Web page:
The majority of supercars may come from dedicated manufacturers: marques like Lamborghini and McLaren that make nothing but supercars.
Some of the most interesting that have come and gone over the years, however, have been produced by automakers that focus most of their resources on more common forms of wheeled transportation.
Some of these flagship supercars have become staples in the upper reaches of the automotive marketplace: models like the Audi R8, Nissan GT-R, or even the Chevrolet Corvette. Others have been recently revived, like the Ford GT and Acura NSX.
And there are a handful more automakers (like Mercedes and Aston Martin) are working on getting back into the game they’d left behind years ago. But there are many more that, we’re sorry to say, have long since ended their production runs, and are dearly missed.
Here we’ve compiled five of our favorites of these discontinued flagship supercars – not from manufacturers like Bugatti or Ferrari, but from more mainstream luxury or even mass-market automakers.
Given the resources and the financial justification, we hope their manufacturers would consider bringing them back and making them even better, leveraging the expertise and competencies they’ve accrued on the open market and putting them into world-beating performance machines that could show those prestige marques a thing or two about how it should be done.
With apologies to the others, at the very top of our list is Jaguar. To roll alongside its more mainstream luxury sedans and such, the British automaker has made some seriously fast supercars over the years: like the XKSS, XJR-15, and XJ220.
Despite more grandiose plans, the latter entered the history books as a real world-beater – one that could keep pace with the best from Ferrari and Porsche, and even leave them behind: in fact the XJ220 was, for a time, the fastest production car in the world. But production ceased in 1994, and despite ambitious plans to bring the experimental C-X75 concept to market, its place atop Jaguar’s lineup has left vacant ever since.
Maserati is arguably still perceived by the public as a producer of sports cars. But these days it’s going after the likes of BMW and Jaguar more than it is Ferrari or Lamborghini (as it once did). In fact the last time it made a real supercar was over a decade ago with the MC12.
Essentially a Ferrari Enzo with different bodywork, the MC12 was conceived more as a homologation special than a halo model. Only 50 road-going customer examples were made, and after 2005 they were all gone. Under Fiat ownership, Maserati has had to steer shy of Ferrari territory – the MC12 standing as the lone exception – but with the Prancing Horse marque now spun off as its own separate corporate entity, maybe Sergio Marchionne and company will finally let the Trident marque off the leash.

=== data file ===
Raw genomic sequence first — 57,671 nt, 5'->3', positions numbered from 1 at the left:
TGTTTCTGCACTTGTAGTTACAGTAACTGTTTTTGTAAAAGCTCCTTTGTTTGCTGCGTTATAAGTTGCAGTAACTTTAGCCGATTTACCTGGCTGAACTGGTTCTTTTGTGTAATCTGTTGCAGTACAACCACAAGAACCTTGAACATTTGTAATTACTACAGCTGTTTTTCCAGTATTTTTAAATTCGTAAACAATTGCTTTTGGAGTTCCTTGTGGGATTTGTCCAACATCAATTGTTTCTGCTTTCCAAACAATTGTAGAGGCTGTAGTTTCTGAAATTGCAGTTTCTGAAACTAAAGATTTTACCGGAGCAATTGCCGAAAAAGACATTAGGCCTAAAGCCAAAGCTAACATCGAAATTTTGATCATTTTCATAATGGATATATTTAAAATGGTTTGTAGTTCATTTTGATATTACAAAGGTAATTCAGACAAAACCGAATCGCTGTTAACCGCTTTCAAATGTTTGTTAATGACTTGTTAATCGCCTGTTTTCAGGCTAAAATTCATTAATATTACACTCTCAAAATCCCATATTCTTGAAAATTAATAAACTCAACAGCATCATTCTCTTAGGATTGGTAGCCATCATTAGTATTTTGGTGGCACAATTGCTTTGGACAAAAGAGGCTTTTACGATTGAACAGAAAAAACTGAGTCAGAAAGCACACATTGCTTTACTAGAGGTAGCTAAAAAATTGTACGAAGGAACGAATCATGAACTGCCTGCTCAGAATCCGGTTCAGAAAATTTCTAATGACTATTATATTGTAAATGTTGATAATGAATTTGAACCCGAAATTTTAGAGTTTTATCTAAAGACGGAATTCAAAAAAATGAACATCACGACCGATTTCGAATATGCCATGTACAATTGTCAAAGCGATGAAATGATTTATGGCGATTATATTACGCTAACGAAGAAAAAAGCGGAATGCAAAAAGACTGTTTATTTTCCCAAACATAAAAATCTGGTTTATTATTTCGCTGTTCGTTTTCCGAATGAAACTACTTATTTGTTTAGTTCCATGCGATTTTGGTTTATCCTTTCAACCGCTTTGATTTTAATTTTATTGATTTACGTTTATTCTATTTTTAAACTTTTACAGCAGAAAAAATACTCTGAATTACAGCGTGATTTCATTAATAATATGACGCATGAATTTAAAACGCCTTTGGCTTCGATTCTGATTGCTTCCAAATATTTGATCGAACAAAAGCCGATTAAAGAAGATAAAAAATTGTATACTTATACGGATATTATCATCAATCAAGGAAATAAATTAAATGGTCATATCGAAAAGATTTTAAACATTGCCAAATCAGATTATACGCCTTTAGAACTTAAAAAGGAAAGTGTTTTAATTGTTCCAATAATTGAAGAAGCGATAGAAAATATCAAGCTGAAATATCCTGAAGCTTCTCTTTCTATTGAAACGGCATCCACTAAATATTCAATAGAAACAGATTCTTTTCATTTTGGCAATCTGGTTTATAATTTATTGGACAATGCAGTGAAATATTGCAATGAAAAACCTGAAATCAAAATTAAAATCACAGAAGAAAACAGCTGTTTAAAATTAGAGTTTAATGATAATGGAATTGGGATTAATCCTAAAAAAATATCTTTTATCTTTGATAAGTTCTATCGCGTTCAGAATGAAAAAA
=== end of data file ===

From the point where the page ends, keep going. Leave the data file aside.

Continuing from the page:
The Ultimate Driving Machine. That’s what BMW called itself (and its products) for a long time. Yet it only ever made one model that was purely focused on performance. That was the M1, which it similarly envisioned more as a homologation special than a halo model. It hired Giorgetto Giugiaro to design it and Lamborghini to help with development, and ultimately made 457 of them between 1978 and 1981.
Decades later, it has only made one other mid-engined sports car: the i8, which has a decidedly different orientation. Enthusiasts have been calling ever since for a proper successor, which may or may never come.
The Viper? Isn’t that still in production? There may be a few more examples to roll out of the Conner Avenue assembly plant, but after that, it’s done – with no replacement in sight. And not for the first time, either: whether sold under the Dodge or SRT brands, the Viper has had gaps in its production before. In fact it was entirely out of production between 2010 (when the ZB was discontinued) and 2013 (when the current VX model was introduced).
So it may yet return at some point, but if it does, FCA (or whatever Chrysler is called at that point) is going to have to get a bit more muscle out of that giant engine. Because as the Viper roars off into the setting sun, the 645 horsepower produced by its 8.4-liter V10 is far eclipsed by the 707 hp offered by the 6.2-liter supercharged V8 in the Hellcat – let alone the 808 hp in the new Demon.
Few mainstream automakers have undertaken supercar development with the same zeal that Lexus displayed with the LFA. It was originally developed out of aluminum, then went back to the drawing board to be completely redone out of carbon fiber. Lexus also designed a completely new V10 engine for it, and even a dedicated production facility.
The result was a performance machine that, while more expensive, could keep up (if not surpass) the Ferraris and Astons of its day. Sadly production ended in 2012, and we’ve barely heard a peep about the prospect of a successor – with only the LC to stand in its place as the top coupe in the Lexus lineup. And as striking as that may seem, it’s no supercar.